If the camera 10 has been fixed onto a tripod and is not touched with photographer's fingers 67, the reference pulse signal (Va) and the object pulse signal (Vb) have square waves whose leading edges have became dull or sluggish as shown by a wave form diagram (b) in FIG. 21, so that each pulse is delayed in the time of rise to its peak potential with respect to the original pulse shown by the wave form diagram (a) in FIG. 21. This is because, a delay circuit, which is comprised of an intrinsic electrostatic capacity of the conductive strip 25a and the resistance R5, causes the leading edge of a square wave of the object pulse signal (Vb) to became dull or sluggish, providing a phase shift in rising to the peak potential. Similarly, a delay circuit, which is comprised of the offset condenser 51 and the resistance R6, causes the leading edge of a square wave of the reference pulse signal A to became dull or sluggish, providing a phase shift in rising to the peak potential. As was previously described, since the phase shift has been established larger for the reference pulse signal (va) than for the object pulse signal B, the object pulse signal (Vb) is maintained higher in potential than the reference pulse signal (Va). As a result, the comparator 58 provides a high level of output signal (Vc), so that the warning device 32 is not activated.

As shown in FIG. 22A, even when the camera body 10a is held by a photographer without the portion where the conductive strip 25a is embedded touched by his or her fingers 67, an intrinsic electrostatic capacity of the photographer's finger 67 is imparted to the conductive strip 25a. In such a case, as shown by a wave form diagram (c) in FIG. 21, the object pulse signal (Vb) is further delayed in the time of rise to the peak potential with respect to that shown by the wave form diagram (b) in FIG. 21, and the reference pulse signal (Va) maintains the time of rise to the peak potential similar to that shown in the wave form diagram (b) in FIG. 21. While the object pulse signal (Vb) causes a phase shift, nevertheless, the object pulse signal (vb) is still ahead slightly in the phase of rise with respect to the reference pulse signal (Va), so that the object pulse signal (Vb) is still maintained higher in potential than the reference pulse signal (Va). As a result, the comparator 58 provides a high level of output signal (Vc), not activating the warning device 32.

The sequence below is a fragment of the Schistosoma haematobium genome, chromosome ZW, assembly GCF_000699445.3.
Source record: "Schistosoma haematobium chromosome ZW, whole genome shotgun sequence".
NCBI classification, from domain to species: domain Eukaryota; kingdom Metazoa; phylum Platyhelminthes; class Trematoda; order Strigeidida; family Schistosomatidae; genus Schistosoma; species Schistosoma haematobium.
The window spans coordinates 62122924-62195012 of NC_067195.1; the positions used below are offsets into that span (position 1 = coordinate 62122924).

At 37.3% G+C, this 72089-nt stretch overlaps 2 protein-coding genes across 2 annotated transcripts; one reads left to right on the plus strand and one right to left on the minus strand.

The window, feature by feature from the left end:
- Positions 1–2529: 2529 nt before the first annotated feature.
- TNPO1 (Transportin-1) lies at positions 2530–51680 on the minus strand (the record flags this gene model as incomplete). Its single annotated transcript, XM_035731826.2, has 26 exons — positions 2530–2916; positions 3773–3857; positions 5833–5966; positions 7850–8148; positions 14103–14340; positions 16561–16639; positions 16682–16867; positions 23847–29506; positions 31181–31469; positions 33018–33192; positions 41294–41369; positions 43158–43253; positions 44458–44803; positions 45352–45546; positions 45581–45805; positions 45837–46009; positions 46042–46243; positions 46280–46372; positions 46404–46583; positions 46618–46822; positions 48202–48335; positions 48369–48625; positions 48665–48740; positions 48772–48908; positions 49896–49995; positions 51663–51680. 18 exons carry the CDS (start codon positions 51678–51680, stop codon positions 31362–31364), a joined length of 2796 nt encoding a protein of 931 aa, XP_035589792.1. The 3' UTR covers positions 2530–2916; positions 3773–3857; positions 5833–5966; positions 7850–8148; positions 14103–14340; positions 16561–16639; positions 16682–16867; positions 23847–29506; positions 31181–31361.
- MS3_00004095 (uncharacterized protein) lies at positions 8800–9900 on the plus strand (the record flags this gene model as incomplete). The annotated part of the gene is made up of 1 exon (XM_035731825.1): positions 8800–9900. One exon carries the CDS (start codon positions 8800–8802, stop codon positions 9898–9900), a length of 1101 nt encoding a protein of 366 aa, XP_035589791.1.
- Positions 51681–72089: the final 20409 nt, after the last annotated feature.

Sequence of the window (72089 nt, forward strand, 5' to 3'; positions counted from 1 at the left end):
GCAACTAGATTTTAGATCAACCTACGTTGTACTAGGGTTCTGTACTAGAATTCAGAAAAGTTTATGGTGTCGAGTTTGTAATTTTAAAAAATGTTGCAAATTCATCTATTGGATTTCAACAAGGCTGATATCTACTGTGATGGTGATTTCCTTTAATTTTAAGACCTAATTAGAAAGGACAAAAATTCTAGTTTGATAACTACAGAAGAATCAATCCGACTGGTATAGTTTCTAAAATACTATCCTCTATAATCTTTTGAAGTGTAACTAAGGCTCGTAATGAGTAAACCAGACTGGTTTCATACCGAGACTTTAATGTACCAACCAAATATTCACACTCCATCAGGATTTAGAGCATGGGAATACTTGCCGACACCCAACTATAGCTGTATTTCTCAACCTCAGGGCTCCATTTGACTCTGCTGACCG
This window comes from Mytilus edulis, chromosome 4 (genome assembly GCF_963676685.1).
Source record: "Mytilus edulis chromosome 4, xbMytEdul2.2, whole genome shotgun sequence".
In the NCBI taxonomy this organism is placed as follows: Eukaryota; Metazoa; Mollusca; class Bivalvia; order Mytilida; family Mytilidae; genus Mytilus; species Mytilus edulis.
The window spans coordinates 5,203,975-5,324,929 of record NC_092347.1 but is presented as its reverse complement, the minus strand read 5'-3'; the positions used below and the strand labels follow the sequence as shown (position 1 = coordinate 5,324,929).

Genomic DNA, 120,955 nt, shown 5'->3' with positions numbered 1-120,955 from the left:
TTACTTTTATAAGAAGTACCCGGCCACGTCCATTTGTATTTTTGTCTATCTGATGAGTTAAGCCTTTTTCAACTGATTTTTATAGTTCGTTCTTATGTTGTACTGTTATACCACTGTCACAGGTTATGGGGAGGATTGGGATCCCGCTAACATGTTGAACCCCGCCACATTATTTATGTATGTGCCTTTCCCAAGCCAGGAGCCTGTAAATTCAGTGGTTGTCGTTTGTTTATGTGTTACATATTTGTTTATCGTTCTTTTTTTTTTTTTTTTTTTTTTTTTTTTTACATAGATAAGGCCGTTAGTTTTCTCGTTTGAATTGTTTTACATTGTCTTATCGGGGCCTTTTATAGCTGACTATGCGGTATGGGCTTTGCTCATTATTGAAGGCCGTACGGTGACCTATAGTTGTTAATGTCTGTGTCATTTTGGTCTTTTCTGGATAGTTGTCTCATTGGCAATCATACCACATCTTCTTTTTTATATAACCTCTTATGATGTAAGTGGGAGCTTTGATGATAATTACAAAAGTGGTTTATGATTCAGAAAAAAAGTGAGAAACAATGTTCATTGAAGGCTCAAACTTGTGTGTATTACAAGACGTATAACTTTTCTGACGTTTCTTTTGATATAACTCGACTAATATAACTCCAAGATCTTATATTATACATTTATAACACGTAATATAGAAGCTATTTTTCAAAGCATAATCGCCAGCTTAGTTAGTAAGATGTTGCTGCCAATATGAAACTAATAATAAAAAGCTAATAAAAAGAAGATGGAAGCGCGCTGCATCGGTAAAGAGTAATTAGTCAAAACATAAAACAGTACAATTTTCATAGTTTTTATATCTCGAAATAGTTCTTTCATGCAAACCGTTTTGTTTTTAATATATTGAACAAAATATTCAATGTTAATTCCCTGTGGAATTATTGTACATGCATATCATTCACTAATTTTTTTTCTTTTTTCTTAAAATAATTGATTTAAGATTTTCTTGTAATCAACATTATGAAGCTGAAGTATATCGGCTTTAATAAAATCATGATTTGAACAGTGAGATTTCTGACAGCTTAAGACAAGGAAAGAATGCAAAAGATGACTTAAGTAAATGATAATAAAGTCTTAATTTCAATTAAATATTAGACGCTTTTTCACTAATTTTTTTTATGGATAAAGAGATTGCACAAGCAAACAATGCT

Under impeded holding conditions where a photographer's finger 67 touches the touch sensor 25B as shown in FIG. 22B, an intrinsic electrostatic capacity of the photographer's finger 67 is imparted to the conductive strip 25a not only directly through the insulation cover 135 but also indirectly through the insulation cover 135 via the camera body 10a. As a result, while the reference pulse signal (Va) does not shift the phase of rise, the object pulse signal (Vb) causes a further phase shift, so that there occurs a potential inversion between these reference and object pulse signals (Va and Vb). That is, the reference object signal (Va) becomes higher in potential than the object pulse signal (Vb). Then, the comparator 58 provides a low level of output signal (Vc), activating the warning device 32 while the potential inversion is sustained.

In this instance, if there were not provided the offset condenser 51, under proper holding conditions where the conductive strip 25a is not touched even indirectly by the photographer's fingers 67 through the insulation cover 135, the object pulse signal (Vb) does not cause any phase shift with respect to the original pulse as indicated by a broken line in the wave form diagram (b) in FIG. 21. Consequently, even when the camera body 10a is properly held by the photographer, only the reference pulse signal (Va) is advanced in the time of rise to the peak potential, so that the reference pulse signal (Va) becomes higher in potential than the object pulse signal (Vb). This forces the comparator 58 to provide a high level of output signal (Vc), resulting in inappropriate activation of the warning device 32. Further, it is deficient to simply select the resistance R6 and the offset condenser 51 which have electrical characteristics to countervail a phase shift of the object pulse signal (Vb) occurring when the camera body 10a is not touched by any conductive material, such as photographer's fingers 67. This is because the object pulse signal (Vb) is advanced in the time of rise to the peak potential with respect to the reference pulse signal (Va) even under proper holding conditions as shown by a broken line in the wave form diagram (c) in FIG. 21. This compels the reference pulse signal to be higher in potential than the object pulse signal, leading to inappropriate activation of the warning device 32 as well as there is not provided the offset condenser 51.